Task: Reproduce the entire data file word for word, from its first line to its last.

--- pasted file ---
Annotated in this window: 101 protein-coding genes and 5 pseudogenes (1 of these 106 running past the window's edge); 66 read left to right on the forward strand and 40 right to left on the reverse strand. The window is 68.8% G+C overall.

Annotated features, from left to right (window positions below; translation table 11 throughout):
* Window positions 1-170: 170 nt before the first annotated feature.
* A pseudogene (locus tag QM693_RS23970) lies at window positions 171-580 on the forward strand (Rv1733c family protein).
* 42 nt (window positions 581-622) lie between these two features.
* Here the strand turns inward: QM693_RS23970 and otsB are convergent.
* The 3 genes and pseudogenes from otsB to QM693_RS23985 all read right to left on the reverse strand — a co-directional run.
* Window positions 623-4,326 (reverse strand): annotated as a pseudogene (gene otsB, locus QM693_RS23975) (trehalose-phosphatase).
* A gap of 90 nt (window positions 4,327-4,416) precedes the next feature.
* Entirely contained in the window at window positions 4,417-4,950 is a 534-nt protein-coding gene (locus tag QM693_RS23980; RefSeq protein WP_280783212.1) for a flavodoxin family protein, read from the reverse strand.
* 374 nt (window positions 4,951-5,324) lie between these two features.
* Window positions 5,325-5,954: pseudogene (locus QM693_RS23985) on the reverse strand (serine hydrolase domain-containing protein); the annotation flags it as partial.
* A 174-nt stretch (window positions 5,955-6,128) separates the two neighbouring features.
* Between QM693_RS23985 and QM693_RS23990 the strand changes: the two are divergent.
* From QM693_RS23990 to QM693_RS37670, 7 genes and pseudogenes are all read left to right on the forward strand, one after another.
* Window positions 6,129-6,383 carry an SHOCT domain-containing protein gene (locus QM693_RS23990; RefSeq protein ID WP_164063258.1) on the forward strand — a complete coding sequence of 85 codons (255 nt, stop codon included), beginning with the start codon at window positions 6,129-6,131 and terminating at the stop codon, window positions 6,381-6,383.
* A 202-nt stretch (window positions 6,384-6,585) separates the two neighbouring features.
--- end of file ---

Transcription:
Annotated in this window: 101 protein-coding genes and 5 pseudogenes (1 of these 106 running past the window's edge); 66 read left to right on the forward strand and 40 right to left on the reverse strand. The window is 68.8% G+C overall.

Annotated features, from left to right (window positions below; translation table 11 throughout):
* Window positions 1-170: 170 nt before the first annotated feature.
* A pseudogene (locus tag QM693_RS23970) lies at window positions 171-580 on the forward strand (Rv1733c family protein).
* 42 nt (window positions 581-622) lie between these two features.
* Here the strand turns inward: QM693_RS23970 and otsB are convergent.
* The 3 genes and pseudogenes from otsB to QM693_RS23985 all read right to left on the reverse strand — a co-directional run.
* Window positions 623-4,326 (reverse strand): annotated as a pseudogene (gene otsB, locus QM693_RS23975) (trehalose-phosphatase).
* A gap of 90 nt (window positions 4,327-4,416) precedes the next feature.
* Entirely contained in the window at window positions 4,417-4,950 is a 534-nt protein-coding gene (locus tag QM693_RS23980; RefSeq protein WP_280783212.1) for a flavodoxin family protein, read from the reverse strand.
* 374 nt (window positions 4,951-5,324) lie between these two features.
* Window positions 5,325-5,954: pseudogene (locus QM693_RS23985) on the reverse strand (serine hydrolase domain-containing protein); the annotation flags it as partial.
* A 174-nt stretch (window positions 5,955-6,128) separates the two neighbouring features.
* Between QM693_RS23985 and QM693_RS23990 the strand changes: the two are divergent.
* From QM693_RS23990 to QM693_RS37670, 7 genes and pseudogenes are all read left to right on the forward strand, one after another.
* Window positions 6,129-6,383 carry an SHOCT domain-containing protein gene (locus QM693_RS23990; RefSeq protein ID WP_164063258.1) on the forward strand — a complete coding sequence of 85 codons (255 nt, stop codon included), beginning with the start codon at window positions 6,129-6,131 and terminating at the stop codon, window positions 6,381-6,383.
* A 202-nt stretch (window positions 6,384-6,585) separates the two neighbouring features.